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Figure 18.2 Schematic of the compliant laser balloon, which includes the central catheter shaft, compliant balloon, and catheter lumen that incorporates the lesion generator and endoscope. (Courtesy of Cardiofocus.)



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Figure 18.3 Absorption spectrum of water (H2O) and deuterium oxide (D2O) showing the difference in laser energy absorption at 980 nm for water compared to deuterium oxide. (Used with permission.)


Left Atrium Access and Balloon Deployment


One should perform some type of LA imaging to identify the PV anatomy, typically either computed tomography or magnetic resonance angiography, prior to the procedure. The maximum balloon diameter is 32 mm, so isolation cannot be performed on a single PV with an average of major and minor axes > 32 mm diameter. Most left common PVs can still be isolated more distally as individual PVs, but the trade-off of a more distal PVI should be considered. Finally, PVs with multiple proximal branches (Figure 18.4) may be difficult to isolate with balloon techniques, and a more standard catheter approach might be considered. However, it should be noted that in clinical trials with the laser balloon, 99% of PVs attempted were successfully isolated. This is one of the strengths of the compliant balloon technology.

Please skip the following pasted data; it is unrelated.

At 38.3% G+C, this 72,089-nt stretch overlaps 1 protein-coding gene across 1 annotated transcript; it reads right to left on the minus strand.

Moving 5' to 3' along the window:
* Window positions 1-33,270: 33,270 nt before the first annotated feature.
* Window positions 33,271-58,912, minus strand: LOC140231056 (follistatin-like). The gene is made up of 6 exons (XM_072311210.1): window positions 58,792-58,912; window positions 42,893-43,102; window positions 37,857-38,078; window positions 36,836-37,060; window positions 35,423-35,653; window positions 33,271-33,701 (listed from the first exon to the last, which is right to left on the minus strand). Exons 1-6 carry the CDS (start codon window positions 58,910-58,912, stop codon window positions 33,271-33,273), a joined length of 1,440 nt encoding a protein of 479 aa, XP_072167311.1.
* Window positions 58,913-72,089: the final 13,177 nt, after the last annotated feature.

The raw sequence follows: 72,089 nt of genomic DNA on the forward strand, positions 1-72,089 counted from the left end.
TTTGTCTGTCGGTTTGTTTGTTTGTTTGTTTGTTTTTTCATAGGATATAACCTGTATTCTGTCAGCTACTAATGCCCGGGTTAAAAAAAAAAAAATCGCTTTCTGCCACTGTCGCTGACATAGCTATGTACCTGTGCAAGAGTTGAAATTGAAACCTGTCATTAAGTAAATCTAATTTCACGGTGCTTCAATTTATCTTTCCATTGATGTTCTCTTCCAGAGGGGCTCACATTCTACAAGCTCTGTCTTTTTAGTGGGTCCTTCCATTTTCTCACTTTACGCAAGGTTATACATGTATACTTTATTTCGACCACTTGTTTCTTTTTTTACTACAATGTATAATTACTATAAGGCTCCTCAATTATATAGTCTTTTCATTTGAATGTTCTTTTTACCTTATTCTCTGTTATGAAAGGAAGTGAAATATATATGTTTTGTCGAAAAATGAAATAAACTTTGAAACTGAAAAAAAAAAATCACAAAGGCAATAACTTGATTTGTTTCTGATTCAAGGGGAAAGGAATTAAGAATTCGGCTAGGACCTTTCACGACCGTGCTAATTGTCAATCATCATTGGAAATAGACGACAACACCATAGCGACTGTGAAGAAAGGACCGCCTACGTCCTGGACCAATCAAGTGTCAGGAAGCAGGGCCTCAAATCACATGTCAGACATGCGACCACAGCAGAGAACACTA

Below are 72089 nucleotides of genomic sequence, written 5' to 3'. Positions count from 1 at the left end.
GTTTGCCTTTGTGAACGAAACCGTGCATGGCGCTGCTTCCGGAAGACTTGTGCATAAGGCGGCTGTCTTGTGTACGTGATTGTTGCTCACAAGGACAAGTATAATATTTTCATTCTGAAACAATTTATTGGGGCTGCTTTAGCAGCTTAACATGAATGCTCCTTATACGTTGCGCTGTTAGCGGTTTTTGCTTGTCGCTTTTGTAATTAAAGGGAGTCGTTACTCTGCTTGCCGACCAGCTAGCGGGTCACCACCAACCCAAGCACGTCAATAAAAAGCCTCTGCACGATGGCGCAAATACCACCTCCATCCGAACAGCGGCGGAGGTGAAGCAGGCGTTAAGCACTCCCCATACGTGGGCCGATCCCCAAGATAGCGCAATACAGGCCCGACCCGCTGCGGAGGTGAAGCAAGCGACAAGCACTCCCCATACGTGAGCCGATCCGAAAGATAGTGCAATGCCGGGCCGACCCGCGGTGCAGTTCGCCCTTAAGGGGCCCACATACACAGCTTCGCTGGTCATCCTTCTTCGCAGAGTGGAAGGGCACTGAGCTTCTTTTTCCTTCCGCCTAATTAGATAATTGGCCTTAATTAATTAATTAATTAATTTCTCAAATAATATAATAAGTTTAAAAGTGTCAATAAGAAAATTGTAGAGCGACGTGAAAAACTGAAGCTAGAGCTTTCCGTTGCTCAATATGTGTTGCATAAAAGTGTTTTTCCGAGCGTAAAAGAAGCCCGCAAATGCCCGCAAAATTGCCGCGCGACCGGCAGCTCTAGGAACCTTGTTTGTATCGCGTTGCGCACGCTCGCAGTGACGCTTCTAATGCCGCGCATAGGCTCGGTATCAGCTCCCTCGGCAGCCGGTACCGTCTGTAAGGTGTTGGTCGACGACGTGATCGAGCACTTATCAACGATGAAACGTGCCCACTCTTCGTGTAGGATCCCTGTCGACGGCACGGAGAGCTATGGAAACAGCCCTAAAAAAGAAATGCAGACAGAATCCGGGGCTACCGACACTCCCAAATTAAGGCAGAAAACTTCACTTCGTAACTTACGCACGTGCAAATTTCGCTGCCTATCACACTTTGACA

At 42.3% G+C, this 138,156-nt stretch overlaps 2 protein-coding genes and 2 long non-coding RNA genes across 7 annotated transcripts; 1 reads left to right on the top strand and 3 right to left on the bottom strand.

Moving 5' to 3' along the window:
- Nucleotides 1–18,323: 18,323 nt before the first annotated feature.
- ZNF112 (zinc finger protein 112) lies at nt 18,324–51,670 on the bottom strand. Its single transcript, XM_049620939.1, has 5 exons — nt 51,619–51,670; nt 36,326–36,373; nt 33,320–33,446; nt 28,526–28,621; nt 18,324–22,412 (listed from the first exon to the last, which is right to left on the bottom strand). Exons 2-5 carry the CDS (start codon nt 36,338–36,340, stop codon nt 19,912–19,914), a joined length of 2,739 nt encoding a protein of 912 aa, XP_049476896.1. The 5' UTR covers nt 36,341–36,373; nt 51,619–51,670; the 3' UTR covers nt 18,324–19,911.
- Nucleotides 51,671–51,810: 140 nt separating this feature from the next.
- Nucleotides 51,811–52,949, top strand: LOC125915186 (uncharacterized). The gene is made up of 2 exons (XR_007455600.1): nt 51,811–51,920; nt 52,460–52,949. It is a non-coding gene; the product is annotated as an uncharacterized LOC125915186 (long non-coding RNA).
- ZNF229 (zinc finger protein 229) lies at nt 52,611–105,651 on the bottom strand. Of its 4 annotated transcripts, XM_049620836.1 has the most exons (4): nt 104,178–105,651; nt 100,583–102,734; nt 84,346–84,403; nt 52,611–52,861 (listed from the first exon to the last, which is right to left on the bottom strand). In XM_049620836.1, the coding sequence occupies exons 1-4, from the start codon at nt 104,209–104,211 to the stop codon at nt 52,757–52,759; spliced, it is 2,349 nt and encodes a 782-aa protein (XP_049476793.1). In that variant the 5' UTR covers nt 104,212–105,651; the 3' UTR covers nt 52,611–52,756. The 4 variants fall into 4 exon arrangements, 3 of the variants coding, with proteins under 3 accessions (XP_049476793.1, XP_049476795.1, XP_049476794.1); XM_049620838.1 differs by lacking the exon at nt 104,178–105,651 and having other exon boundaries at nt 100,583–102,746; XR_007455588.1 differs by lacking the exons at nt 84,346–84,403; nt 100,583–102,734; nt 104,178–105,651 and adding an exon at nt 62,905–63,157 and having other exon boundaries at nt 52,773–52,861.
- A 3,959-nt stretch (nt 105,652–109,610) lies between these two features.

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Figure 18.4 Left panel: CT angiogram of the LA demonstrating an early proximal posterior branch of the RSPV. Right panel: The endoscopic view through the laser balloon shows the posterior PV branch (arrow), which is compressed by the balloon with little clearance for ablation (aiming beam in green) on the posterior edge.